W3C home > Mailing lists > Public > www-patentpolicy-comment@w3.org > October 2001

The issues

From: Paolo Campanella <paolo@mighty.co.za>
Date: Fri, 5 Oct 2001 10:57:10 +0200
Message-Id: <200110050859.KAA12278@northcliff9.megawan.net>
To: www-patentpolicy-comment@w3.org


There seem to be 2 main issues here:

1) Should software patents be used, in a world where software patents
  are powerful?

What is effective is not always the right thing to do. Stealing is the
most effective way to get a tin of beans from the grocery store (if
you have no money). But is it the right way?

Of course, the software patents issue is more thorny than that, because
there seems to be no alternative (i.e. working to be able to buy the
beans). Or is there? Perhaps one could lobby against software patents?

To know what to do in such a case, a person would have to ask themself:
- How important is this issue to me?
- What is the strength of my ideals?

It seems that the W3C is choosing the pragmatic over the idealistic

2) Should the W3C charge money for (at least some of) its work?

Is the issue here not about getting money in, rather than being about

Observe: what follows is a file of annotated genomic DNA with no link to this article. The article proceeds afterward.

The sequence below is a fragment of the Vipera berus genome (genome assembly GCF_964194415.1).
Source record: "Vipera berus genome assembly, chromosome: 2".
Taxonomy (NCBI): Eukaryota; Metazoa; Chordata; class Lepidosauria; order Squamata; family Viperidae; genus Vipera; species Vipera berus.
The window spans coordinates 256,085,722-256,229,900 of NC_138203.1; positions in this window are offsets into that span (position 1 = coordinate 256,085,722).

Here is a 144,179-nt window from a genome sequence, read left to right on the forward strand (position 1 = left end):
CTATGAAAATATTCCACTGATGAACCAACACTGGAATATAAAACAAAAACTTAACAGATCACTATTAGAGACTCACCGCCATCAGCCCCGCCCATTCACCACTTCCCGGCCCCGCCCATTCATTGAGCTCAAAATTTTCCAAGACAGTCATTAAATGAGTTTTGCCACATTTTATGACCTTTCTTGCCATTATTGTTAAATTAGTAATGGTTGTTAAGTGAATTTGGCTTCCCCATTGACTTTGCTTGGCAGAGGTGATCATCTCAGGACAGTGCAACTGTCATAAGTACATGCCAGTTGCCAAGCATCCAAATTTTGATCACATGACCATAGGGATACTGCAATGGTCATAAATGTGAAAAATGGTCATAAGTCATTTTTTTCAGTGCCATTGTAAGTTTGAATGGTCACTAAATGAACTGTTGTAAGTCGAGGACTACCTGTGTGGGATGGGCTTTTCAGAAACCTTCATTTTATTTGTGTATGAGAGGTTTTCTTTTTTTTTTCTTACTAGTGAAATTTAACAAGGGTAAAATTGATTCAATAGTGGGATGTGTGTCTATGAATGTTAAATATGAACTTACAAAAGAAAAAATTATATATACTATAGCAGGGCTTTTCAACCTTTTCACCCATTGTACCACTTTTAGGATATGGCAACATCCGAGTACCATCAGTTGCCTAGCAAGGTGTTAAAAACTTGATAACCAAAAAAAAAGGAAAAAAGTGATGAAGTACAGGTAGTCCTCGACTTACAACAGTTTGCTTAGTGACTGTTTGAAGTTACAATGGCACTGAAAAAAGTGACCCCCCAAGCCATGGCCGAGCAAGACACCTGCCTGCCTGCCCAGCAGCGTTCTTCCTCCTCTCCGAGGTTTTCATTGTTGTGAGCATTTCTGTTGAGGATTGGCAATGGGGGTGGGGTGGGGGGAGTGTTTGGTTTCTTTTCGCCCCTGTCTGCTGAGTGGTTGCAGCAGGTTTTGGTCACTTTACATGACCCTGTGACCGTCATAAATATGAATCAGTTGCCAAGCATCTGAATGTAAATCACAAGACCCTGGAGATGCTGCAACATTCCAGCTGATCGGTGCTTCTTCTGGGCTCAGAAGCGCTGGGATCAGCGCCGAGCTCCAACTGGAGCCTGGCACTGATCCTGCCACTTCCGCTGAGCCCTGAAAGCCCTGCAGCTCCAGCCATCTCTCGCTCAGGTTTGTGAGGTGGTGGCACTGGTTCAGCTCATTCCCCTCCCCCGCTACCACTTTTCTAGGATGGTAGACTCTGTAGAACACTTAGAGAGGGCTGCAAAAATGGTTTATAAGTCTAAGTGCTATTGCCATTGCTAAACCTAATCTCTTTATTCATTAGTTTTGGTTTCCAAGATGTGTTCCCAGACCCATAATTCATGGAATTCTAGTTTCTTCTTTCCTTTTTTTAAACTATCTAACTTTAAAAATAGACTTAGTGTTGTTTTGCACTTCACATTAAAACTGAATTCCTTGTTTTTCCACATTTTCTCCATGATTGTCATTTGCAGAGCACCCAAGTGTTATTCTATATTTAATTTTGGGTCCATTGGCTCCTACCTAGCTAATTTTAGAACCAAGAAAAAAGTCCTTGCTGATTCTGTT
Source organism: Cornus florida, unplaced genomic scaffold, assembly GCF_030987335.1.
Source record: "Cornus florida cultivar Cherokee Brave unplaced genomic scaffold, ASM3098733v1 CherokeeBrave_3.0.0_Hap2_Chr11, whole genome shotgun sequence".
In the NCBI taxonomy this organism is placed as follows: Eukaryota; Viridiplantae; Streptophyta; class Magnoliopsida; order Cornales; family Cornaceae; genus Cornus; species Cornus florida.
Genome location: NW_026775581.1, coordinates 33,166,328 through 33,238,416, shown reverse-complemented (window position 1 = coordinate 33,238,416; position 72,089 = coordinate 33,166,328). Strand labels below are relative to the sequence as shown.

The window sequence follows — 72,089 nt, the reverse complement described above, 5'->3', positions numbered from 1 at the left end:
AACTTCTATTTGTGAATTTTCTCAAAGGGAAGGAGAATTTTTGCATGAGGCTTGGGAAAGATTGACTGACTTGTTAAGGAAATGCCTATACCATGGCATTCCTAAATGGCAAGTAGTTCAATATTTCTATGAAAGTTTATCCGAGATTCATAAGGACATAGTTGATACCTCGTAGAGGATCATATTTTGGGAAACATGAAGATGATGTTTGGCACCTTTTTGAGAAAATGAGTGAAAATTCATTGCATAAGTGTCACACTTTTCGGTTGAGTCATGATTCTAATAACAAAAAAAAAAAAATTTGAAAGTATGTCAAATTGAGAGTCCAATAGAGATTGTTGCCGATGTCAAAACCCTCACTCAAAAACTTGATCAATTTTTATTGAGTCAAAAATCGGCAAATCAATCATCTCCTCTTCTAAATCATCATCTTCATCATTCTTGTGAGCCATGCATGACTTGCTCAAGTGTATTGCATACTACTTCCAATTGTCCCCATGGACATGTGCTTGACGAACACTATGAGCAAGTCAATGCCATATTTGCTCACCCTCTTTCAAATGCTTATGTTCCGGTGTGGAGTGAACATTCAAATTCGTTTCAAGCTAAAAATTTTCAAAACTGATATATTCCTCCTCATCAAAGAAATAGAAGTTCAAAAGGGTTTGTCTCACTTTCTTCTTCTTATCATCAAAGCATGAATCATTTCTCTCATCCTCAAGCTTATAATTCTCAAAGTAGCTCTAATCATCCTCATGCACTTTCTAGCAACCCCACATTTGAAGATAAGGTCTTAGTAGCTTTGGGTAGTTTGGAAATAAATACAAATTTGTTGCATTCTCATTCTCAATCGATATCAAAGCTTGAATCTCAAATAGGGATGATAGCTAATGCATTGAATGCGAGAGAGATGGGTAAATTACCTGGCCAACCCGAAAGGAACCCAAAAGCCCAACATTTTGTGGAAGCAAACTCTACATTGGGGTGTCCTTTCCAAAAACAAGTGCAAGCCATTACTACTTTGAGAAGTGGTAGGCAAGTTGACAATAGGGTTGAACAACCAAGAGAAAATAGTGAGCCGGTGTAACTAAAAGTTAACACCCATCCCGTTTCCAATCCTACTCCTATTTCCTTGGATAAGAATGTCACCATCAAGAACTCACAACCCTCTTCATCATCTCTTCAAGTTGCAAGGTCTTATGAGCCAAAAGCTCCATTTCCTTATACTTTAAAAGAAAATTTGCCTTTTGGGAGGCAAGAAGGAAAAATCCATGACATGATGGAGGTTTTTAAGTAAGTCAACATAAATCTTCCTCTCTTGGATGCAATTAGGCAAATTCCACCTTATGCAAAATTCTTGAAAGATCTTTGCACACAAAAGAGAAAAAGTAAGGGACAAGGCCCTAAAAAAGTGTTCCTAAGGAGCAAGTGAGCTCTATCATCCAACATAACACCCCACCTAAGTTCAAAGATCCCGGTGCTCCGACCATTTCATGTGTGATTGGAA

licencing models? There are many potential ways to generate revenue.
Your proposed way seems the most effective (the pragmatists, again),
but at what cost? The dangers are obvious - I'm sure you have received
many, many emails outlining the negative consequences. For instance,
loss of credibility, openness to corruption, or the harm to the free
software movement.

If the core issue really is the need to generate revenue, then I hope
you fully consider all the alternative ways of doing so. Your suggested
route is on the edge of a slippery slope.


Paolo Campanella
Received on Friday, 5 October 2001 04:59:09 UTC

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